Step Away from the Blackberry

If you check your email the moment you open your eyes in the morning, please raise your hand. Yes, guilty as charged—I keep my BlackBerry on my nightstand. But I know I’m not the only junkie out there.

Caffeine isn’t the only thing you can get addicted to at the office. And those addictions, like racing to get through all that email in your inbox or checking to see how many “friends” commented on your latest Facebook post, could be holding you back in a big way. And that’s something that has Vickie Milazzo worried. Milazzo is the New York Times best-selling author of Wicked Success Is Inside Every Woman (Wiley, 2011), but she’s sharing her insight to help both men and women get the most out of their day.

In her latest book, she talks about how easy it is to get caught up in tasks that she calls “feel-good addictions,” while ignoring or delaying work on the big projects that actually advance careers. “Let’s face it,” she says. “It feels good to empty your inbox, but you’re not going to get a promotion for it.”

Milazzo says that you set the tone for your work habits when you wake up in the morning. “You have to think about how you start your day,” she says. “Most people jump on their computers. The first part of the day, focus on you.” Spend some time in gratitude for all you’ve accomplished so far, then think about your primary goals for the day and for the week.

“The more successful you are, the more you’re challenged by the noise. More people want your time,” Milazzo says. So how do you let go? You might start by turning off your email for an hour or two a day and focusing solely on a project that advances your career goals. “Always be working on something big,” Milazzo says. “Usually, it’s the big stuff that gives us long-term success and fuels our passion.” The to-do list will never disappear, so make progress on what matters most by letting go of the rest.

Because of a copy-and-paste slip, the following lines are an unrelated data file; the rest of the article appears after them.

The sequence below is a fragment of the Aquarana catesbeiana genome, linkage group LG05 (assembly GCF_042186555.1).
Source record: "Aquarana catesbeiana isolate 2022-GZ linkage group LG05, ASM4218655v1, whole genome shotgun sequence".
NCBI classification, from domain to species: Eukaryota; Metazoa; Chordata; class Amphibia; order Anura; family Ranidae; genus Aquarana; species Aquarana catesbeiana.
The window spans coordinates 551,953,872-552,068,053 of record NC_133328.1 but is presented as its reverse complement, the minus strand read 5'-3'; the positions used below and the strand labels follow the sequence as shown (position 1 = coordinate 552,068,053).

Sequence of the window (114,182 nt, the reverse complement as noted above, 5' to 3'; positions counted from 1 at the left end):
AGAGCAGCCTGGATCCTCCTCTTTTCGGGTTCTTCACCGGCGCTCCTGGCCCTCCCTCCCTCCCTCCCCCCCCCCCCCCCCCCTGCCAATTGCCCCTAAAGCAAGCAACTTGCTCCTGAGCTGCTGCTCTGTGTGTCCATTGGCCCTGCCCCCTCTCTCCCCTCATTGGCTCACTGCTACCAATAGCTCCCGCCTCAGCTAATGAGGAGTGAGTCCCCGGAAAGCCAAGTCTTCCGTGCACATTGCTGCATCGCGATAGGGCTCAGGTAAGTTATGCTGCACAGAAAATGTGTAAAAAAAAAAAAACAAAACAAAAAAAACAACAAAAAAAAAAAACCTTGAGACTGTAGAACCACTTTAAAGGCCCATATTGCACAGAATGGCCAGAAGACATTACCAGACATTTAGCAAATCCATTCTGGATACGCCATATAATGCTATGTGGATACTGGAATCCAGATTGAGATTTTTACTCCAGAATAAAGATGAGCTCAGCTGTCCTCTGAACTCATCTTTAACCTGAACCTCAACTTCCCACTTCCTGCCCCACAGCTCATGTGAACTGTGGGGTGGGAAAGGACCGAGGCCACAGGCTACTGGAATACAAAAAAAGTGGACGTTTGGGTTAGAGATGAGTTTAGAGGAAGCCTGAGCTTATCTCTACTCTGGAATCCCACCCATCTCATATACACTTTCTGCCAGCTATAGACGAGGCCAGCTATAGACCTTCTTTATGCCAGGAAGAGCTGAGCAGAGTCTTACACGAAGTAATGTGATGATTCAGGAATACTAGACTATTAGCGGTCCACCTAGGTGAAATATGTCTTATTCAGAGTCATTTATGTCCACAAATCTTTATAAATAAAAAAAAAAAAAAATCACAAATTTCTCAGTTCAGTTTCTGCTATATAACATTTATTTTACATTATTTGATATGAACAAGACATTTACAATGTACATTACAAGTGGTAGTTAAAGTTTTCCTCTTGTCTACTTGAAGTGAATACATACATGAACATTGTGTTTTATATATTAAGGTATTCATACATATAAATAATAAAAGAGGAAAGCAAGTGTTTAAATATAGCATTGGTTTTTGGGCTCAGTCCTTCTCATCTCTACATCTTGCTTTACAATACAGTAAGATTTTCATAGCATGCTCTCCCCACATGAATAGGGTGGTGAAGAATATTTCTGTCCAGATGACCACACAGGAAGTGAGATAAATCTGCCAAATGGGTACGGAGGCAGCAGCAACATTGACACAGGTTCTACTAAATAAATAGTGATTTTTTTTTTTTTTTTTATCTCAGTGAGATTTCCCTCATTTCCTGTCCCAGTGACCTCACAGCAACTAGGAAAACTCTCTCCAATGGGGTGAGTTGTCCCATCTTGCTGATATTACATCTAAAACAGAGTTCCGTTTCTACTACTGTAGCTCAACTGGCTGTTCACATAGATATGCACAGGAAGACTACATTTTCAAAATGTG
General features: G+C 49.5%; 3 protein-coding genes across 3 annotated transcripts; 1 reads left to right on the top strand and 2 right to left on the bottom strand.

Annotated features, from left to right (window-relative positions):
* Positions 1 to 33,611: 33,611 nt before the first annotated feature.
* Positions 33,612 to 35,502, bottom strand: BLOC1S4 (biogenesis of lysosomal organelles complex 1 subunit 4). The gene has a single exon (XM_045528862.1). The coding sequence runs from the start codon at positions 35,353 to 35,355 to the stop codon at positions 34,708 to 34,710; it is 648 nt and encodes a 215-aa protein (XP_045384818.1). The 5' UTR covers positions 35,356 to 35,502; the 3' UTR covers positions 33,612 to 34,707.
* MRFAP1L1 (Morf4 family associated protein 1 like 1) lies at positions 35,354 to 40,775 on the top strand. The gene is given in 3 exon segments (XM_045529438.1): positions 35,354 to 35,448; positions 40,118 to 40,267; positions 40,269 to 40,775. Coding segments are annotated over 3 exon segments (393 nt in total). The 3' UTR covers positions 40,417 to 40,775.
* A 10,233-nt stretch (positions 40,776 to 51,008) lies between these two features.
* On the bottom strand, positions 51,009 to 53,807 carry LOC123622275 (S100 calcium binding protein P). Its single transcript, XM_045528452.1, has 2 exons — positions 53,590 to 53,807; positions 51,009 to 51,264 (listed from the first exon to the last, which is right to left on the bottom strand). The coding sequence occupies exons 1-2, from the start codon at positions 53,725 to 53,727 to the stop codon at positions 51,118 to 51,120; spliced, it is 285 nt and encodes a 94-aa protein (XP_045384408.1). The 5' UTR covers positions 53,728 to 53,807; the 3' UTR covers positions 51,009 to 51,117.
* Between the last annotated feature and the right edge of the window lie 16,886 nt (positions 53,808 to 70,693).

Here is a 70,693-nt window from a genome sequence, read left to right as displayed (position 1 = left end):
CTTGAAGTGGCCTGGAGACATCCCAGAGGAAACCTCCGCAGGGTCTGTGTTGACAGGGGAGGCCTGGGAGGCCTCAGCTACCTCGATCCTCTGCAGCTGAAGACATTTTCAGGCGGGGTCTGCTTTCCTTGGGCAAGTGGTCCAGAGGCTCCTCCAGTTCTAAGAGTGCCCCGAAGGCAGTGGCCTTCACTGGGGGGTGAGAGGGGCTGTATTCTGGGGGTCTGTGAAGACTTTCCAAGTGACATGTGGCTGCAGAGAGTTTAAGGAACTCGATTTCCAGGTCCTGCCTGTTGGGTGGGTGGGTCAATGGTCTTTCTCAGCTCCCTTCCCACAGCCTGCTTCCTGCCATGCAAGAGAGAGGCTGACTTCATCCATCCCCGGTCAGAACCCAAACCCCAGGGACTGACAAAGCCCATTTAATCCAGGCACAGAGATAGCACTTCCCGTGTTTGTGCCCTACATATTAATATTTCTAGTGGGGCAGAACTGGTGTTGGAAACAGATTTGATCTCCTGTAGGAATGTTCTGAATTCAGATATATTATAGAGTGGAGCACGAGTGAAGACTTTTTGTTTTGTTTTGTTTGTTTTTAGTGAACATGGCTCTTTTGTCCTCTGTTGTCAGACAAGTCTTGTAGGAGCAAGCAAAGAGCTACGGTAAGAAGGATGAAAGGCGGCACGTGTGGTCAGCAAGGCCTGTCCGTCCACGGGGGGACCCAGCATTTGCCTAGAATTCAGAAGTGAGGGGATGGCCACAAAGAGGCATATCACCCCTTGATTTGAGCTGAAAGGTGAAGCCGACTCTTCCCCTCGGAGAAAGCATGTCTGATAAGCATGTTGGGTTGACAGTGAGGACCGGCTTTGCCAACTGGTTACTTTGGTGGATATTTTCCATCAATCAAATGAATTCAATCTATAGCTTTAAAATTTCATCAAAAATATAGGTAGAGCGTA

Milazzo adds that your attitude can also impact your ability to avoid some of those feel-good addictions. “Success is inside,” she says. “We have to use our power in a conscious way. Whining, complaining and negativity are the biggest energy wasters. People who are most successful know how to rein that stuff in.”


Deborah Huso is a Virginia-based freelance writer specializing in business, lifestyle, and travel subjects. She is also a regular book reviewer for SUCCESS. Her publication credits include FamilyFun, Military Officer, Appraiser News Online, Women's Health,, USA Today magazines, Alaska Airlines Magazine, WellBella, and The Progressive Farmer, where she serves as contributing editor. Huso also publishes a popular blog on love, motherhood, and work called "I Only Love You Because I Have To" at Visit Huso online at, or follow her on Twitter @writewellmedia.

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